Turkey and Egypt, two regional rivals, have had tense relations since 2013 when Egypt’s military replaced the country’s Islamist government. Natural gas exploration in the Eastern Mediterranean and the Libyan civil war have further escalated the tensions between them. On July 20, the Egyptian parliament approved the deployment of armed forces abroad, which could bring Egypt and Turkey into direct confrontation in Libya. As Turkey backs the Tripoli based Government of National Accord (GNA), Egypt supports Khalifa Haftar’s Libyan National Army (LNA). While the first accompanying article highlights Turkey’s strategic planning for a confrontation with Egypt, the second article analyzes the Turkish President’s statement on the possibility of Egypt’s intervention and Turkey’s diplomatic efforts to deescalate the heightened tensions in Libya. The third article reports Turkey’s reaction to Egypt’s agreement with Greece on maritime boundaries.
The first article states that Turkey’s strategic planning is based on three factors while evaluating the likelihood of a military confrontation with Egypt: “Egypt’s ground, air, naval and proxy capabilities, its actual willingness for intervention and the international context.” The first factor is based on Ankara’s perception that Egypt’s land forces are too weak to launch a ground operation into Libya to challenge Turkish-backed forces. However, the author states that air operations could pose a challenge to Turkey due to the long distance between Turkey and Libya unless Turkey deploys warplanes or uses a third country close to Libya to launch an aerial campaign. Second, Turkish officials believe Egypt is unwilling to risk launching an operation into Libya because it faces other challenges including a water dispute with Ethiopia, struggling to handle COVID-19, and dealing with terrorist groups in Sinai. Finally, Turkey hopes to capitalize on disagreement among European countries on Libya and maybe receive the support of some European countries. It also counts on the United States’ “concerns over Russian presence in” Libya. Turkey also believes Algeria and Tunisia are unlikely to back an Egyptian “intervention due to the security risks and the prospect of migration waves.”
According to the second article President Erdoğan stated that “Turkey will continue to support the GNA…in line with the two memoranda of understanding signed in late 2019” and “would not permit any country to make aspirations concerning Libya.” On the diplomacy front, Turkey held talks with Qatar and Russia and a trilateral summit with the GNA and Malta. Russian Deputy Foreign Minister Sergey Versihinin visited Ankara for a meeting with his Turkish counterpart Sedat Önal to find a resolution in Libya. These diplomatic calls intensified as the GNA prepares to launch an operation to take Sirte.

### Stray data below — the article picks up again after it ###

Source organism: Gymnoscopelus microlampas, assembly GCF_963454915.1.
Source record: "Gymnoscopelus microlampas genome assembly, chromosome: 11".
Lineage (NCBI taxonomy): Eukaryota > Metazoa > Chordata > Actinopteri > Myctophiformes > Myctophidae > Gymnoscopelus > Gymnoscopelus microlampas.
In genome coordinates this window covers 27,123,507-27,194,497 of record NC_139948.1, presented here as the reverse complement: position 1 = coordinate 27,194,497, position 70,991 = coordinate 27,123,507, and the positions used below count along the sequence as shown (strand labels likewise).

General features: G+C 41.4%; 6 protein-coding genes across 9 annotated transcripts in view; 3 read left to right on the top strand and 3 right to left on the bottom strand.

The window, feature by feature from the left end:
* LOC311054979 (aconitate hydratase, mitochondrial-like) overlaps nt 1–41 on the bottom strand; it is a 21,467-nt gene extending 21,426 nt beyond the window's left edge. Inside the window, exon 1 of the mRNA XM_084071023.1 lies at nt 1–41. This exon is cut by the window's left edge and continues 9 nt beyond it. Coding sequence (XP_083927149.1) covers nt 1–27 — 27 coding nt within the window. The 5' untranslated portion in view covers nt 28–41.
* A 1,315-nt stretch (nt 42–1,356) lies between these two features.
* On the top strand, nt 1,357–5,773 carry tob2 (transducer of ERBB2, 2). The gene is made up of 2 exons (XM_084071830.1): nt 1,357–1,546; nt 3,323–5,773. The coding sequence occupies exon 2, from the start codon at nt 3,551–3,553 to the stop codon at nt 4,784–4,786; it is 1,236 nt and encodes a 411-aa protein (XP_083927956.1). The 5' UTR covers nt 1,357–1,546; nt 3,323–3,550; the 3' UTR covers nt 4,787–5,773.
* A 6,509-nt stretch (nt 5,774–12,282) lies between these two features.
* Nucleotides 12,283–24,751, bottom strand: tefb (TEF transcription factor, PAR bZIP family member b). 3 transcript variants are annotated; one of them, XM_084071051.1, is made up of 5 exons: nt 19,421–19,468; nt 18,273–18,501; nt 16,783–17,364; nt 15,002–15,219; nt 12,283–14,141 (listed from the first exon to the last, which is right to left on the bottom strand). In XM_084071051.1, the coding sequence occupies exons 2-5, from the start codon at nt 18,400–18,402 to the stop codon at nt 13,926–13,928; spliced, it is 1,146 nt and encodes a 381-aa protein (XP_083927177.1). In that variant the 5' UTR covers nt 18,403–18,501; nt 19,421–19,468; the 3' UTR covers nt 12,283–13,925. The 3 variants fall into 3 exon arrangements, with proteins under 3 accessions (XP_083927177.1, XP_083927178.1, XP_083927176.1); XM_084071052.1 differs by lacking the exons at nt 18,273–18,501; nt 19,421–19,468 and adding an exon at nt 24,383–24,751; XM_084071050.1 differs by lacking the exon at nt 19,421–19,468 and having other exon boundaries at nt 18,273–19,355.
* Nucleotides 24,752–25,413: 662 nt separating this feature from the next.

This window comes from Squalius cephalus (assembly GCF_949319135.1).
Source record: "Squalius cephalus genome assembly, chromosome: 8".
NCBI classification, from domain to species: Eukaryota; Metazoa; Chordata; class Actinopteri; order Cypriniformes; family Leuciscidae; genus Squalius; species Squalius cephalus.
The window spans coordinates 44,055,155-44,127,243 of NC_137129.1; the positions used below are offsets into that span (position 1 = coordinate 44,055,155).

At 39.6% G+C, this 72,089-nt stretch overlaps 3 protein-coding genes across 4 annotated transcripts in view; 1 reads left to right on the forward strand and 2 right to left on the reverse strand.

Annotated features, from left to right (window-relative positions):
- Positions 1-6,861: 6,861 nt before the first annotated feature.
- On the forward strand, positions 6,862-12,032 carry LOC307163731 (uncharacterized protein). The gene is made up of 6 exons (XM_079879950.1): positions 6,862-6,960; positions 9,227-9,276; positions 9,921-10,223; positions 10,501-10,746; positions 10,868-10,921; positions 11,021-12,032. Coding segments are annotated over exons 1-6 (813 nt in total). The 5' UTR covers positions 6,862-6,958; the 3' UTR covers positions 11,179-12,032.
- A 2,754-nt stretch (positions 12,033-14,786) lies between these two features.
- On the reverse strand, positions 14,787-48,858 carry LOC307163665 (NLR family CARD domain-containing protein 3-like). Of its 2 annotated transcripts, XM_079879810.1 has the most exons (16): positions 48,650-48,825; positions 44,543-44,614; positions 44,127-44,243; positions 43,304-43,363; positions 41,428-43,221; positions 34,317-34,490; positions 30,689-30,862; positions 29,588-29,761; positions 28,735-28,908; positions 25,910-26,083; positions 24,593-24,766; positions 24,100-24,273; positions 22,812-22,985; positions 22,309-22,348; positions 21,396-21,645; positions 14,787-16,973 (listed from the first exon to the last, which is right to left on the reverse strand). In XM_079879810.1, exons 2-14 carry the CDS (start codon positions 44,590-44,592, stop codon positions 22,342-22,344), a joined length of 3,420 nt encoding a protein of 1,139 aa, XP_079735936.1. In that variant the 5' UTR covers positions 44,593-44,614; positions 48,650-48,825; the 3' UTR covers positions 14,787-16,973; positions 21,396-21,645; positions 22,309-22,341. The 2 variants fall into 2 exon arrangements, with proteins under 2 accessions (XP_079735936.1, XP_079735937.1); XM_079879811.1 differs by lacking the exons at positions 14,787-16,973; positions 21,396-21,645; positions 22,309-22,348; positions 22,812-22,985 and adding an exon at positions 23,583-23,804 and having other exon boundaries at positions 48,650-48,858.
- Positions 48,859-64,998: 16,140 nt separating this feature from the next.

As the third article reports, on August 6, Egypt and Greece, two of Turkey’s rivals, signed an agreement to set maritime boundaries between them and demarcate exclusive economic zones for oil and gas drilling rights. This agreement is very similar to the accord signed between Turkey and the GNA last year. Turkish Foreign Minister Mevlüt Çavuşoğlu stated that Turkey considers this maritime delimitation agreement null and void, because it violates both Turkey and Libya’s maritime boundaries.
Source: Metin Gurcan,“Turkey untroubled by conflict with Egypt, UAE in Libya” al-monitor, 27 July 2020. https://www.al-monitor.com/pulse/originals/2020/07/turkey-egypt-libya-large-scale-war-over-sirte-jufra-unlikely.html
Strategic planning in Ankara focuses on a three factors: Egypt’s ground, air, naval and proxy capabilities, its actual willingness for intervention and the international context.
Ankara believes Egypt’s land forces are too weak for a large-scale ground operation… Egypt’s shortcomings in the fight against the Islamic State in the Sinai Peninsula, Ankara reckons, show that its land forces lack much capacity in low-intensity conflicts as well… In sum, Ankara seems to confidently rule out a comprehensive ground operation by Egypt in Libya.